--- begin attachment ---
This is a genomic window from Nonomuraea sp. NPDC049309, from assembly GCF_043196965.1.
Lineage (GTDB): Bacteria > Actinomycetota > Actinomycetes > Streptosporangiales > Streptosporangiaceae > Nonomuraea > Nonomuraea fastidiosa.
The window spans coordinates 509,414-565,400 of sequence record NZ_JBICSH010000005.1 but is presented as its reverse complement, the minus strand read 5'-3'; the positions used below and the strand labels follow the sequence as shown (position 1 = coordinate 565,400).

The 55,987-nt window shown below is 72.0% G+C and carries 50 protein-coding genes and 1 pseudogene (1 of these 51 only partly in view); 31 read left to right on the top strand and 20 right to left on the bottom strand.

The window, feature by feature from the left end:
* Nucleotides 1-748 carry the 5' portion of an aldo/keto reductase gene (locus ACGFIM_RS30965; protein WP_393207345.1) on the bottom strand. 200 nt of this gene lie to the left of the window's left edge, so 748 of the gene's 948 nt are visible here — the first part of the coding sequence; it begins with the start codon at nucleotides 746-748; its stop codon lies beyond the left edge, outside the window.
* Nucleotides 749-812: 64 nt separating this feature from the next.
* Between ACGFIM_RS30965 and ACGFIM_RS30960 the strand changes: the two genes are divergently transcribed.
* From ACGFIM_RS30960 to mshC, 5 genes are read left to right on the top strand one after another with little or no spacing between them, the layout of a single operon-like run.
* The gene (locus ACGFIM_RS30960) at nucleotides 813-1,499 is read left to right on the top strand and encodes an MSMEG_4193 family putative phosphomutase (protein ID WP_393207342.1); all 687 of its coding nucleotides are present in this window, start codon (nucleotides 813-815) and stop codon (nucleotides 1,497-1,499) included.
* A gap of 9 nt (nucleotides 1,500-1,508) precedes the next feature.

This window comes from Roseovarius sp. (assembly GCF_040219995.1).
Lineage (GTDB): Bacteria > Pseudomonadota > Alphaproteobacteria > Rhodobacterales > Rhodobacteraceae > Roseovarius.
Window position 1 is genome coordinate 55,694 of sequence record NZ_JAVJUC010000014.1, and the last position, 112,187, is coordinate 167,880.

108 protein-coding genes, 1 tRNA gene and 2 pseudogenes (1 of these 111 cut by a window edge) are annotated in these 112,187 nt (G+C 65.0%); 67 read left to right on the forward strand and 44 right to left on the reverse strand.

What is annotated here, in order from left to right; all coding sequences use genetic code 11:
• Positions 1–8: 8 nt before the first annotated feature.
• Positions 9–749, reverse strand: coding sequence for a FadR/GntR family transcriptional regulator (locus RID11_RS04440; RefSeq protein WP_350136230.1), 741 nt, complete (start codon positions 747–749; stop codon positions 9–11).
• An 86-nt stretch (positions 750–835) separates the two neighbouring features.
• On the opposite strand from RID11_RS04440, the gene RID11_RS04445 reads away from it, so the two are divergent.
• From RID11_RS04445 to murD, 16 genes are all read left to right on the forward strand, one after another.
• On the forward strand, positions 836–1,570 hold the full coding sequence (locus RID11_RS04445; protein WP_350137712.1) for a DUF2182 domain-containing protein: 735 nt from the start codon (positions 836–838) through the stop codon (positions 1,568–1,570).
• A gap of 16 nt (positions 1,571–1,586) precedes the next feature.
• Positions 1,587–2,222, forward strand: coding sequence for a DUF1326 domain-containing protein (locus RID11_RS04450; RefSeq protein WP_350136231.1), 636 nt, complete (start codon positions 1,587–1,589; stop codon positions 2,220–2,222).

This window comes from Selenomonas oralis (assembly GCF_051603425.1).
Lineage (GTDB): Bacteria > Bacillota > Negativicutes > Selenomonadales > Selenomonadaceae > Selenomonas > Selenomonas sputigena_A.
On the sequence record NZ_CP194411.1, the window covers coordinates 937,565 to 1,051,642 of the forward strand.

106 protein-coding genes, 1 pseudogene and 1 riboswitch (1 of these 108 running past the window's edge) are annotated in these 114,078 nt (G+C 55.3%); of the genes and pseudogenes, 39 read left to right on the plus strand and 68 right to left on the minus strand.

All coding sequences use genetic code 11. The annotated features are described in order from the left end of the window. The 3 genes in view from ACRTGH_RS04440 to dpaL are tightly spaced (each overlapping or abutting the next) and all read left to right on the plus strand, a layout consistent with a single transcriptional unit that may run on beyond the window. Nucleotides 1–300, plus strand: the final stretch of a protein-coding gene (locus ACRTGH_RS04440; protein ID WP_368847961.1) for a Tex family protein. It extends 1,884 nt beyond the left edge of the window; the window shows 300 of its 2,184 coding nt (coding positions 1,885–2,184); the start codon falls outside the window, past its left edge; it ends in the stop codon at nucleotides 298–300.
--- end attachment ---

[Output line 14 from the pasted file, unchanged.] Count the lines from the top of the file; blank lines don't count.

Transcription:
Window position 1 is genome coordinate 55,694 of sequence record NZ_JAVJUC010000014.1, and the last position, 112,187, is coordinate 167,880.